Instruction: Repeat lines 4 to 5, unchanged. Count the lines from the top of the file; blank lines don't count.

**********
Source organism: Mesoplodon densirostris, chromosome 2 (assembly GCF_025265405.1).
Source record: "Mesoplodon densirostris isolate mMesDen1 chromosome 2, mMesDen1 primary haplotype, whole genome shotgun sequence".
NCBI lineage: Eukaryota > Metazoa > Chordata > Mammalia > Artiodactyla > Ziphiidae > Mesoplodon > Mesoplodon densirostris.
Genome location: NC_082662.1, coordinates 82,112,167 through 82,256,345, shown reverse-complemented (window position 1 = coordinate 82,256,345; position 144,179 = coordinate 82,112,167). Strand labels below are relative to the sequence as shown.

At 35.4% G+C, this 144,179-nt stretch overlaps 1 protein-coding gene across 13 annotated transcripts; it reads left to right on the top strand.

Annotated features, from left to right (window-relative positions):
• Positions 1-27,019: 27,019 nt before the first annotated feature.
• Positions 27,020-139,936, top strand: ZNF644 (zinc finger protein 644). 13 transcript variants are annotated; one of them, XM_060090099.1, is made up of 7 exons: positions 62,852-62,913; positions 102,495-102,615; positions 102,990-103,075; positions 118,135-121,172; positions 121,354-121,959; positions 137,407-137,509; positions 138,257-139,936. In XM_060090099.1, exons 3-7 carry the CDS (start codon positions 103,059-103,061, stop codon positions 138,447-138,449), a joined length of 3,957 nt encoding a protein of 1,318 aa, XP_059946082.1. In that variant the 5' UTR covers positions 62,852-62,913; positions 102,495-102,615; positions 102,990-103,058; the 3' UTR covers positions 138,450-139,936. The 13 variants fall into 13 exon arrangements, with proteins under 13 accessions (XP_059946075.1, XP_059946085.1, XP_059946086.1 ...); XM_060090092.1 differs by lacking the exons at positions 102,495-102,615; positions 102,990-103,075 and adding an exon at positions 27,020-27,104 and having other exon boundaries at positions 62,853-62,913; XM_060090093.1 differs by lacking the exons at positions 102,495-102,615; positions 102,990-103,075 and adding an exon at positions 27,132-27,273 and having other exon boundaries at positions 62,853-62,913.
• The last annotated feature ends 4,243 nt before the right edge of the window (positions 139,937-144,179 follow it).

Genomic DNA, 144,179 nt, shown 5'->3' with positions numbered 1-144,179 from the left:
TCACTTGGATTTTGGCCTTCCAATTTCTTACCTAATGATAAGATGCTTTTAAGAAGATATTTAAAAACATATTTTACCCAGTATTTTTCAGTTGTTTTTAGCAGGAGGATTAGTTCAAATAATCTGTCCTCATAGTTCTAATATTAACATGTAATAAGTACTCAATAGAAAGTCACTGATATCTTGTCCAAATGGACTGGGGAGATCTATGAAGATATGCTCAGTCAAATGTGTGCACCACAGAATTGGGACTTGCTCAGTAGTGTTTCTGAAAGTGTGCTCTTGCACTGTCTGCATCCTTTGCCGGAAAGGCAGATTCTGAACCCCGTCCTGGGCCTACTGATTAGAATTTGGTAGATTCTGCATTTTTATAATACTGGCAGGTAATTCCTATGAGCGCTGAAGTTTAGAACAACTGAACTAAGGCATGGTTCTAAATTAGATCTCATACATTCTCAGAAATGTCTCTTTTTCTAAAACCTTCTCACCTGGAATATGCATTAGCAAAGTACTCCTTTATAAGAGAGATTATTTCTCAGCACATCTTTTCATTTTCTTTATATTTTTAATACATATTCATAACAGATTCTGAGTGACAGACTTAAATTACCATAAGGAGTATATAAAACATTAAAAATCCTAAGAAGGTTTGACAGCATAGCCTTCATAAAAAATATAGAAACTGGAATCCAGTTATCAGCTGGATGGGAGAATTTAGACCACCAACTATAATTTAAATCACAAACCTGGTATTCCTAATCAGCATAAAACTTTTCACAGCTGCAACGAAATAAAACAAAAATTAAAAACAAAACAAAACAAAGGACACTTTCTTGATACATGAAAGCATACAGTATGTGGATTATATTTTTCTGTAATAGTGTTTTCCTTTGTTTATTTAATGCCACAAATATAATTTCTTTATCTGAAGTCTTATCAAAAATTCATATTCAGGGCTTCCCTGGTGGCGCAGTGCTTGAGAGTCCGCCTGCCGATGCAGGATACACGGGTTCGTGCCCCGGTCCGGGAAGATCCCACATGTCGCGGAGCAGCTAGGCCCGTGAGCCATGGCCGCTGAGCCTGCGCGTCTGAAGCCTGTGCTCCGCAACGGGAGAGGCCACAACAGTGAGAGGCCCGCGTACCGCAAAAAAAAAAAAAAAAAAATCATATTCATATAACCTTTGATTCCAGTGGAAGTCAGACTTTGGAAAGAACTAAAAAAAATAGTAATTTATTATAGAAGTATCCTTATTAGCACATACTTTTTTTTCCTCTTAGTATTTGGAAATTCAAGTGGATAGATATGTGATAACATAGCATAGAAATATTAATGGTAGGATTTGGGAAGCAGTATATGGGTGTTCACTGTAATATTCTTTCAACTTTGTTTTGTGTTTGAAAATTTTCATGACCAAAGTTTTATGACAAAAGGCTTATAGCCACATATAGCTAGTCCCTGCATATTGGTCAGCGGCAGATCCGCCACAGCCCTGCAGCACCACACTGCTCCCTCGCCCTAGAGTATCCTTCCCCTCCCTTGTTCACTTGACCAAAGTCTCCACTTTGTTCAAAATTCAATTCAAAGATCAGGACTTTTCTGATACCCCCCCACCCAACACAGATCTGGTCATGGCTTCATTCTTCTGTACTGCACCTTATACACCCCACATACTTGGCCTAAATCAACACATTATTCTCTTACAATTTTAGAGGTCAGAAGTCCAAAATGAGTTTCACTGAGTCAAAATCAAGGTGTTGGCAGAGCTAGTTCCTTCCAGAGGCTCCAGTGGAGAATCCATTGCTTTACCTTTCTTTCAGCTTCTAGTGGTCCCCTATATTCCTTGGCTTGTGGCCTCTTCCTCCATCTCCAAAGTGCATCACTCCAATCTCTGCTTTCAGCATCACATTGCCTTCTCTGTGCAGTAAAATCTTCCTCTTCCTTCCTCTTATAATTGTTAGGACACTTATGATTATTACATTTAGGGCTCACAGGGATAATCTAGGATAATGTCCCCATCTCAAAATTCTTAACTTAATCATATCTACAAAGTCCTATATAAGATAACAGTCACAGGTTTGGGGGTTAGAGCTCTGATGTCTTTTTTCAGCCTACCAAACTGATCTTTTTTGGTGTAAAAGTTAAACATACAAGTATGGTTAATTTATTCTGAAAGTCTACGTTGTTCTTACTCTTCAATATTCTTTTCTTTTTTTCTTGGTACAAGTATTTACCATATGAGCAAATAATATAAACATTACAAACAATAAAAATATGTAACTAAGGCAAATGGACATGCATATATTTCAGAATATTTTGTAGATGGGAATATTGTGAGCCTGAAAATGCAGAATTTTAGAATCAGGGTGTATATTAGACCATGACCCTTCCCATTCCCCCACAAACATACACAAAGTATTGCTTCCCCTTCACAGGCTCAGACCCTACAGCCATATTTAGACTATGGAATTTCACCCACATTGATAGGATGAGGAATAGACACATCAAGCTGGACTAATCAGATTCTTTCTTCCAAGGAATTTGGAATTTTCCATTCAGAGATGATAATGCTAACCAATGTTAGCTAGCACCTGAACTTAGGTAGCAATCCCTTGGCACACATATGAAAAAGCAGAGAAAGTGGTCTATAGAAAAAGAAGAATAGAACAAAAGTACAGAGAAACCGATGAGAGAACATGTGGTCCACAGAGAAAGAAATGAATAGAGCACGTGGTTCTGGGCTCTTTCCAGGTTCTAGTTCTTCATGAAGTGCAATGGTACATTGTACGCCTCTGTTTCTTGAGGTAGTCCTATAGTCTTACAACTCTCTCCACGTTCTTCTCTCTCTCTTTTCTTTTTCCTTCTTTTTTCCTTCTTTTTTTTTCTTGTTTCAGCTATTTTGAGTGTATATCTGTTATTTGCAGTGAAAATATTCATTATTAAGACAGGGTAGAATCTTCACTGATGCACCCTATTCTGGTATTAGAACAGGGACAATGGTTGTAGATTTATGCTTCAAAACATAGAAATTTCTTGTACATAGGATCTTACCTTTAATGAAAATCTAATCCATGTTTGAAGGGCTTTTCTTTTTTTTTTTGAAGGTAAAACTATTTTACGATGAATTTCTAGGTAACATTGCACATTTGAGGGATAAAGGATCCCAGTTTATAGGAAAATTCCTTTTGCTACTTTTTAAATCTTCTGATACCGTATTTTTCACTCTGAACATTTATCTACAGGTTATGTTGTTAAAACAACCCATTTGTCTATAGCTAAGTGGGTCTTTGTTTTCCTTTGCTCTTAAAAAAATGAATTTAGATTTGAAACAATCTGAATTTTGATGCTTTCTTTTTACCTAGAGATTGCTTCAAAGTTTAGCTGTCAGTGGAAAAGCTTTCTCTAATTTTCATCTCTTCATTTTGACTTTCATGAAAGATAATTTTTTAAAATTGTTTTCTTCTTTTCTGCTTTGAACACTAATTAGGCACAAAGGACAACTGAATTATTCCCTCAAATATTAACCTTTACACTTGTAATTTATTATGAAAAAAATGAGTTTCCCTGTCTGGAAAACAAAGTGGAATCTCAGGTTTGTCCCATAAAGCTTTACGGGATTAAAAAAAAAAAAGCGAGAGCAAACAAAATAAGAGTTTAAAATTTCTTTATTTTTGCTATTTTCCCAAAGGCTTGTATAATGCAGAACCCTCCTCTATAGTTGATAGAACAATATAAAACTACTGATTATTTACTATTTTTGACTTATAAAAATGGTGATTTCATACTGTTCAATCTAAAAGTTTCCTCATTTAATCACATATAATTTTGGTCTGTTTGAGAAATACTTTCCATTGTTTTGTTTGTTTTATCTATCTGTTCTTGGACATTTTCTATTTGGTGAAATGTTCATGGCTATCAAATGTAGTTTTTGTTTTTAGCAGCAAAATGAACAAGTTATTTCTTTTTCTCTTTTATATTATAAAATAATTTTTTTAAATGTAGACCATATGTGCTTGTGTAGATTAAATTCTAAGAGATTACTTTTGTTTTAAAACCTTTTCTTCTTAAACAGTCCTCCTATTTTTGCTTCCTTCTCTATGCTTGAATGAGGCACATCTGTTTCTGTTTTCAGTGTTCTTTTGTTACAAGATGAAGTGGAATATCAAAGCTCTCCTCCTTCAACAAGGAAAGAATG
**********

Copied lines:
Genome location: NC_082662.1, coordinates 82,112,167 through 82,256,345, shown reverse-complemented (window position 1 = coordinate 82,256,345; position 144,179 = coordinate 82,112,167). Strand labels below are relative to the sequence as shown.

At 35.4% G+C, this 144,179-nt stretch overlaps 1 protein-coding gene across 13 annotated transcripts; it reads left to right on the top strand.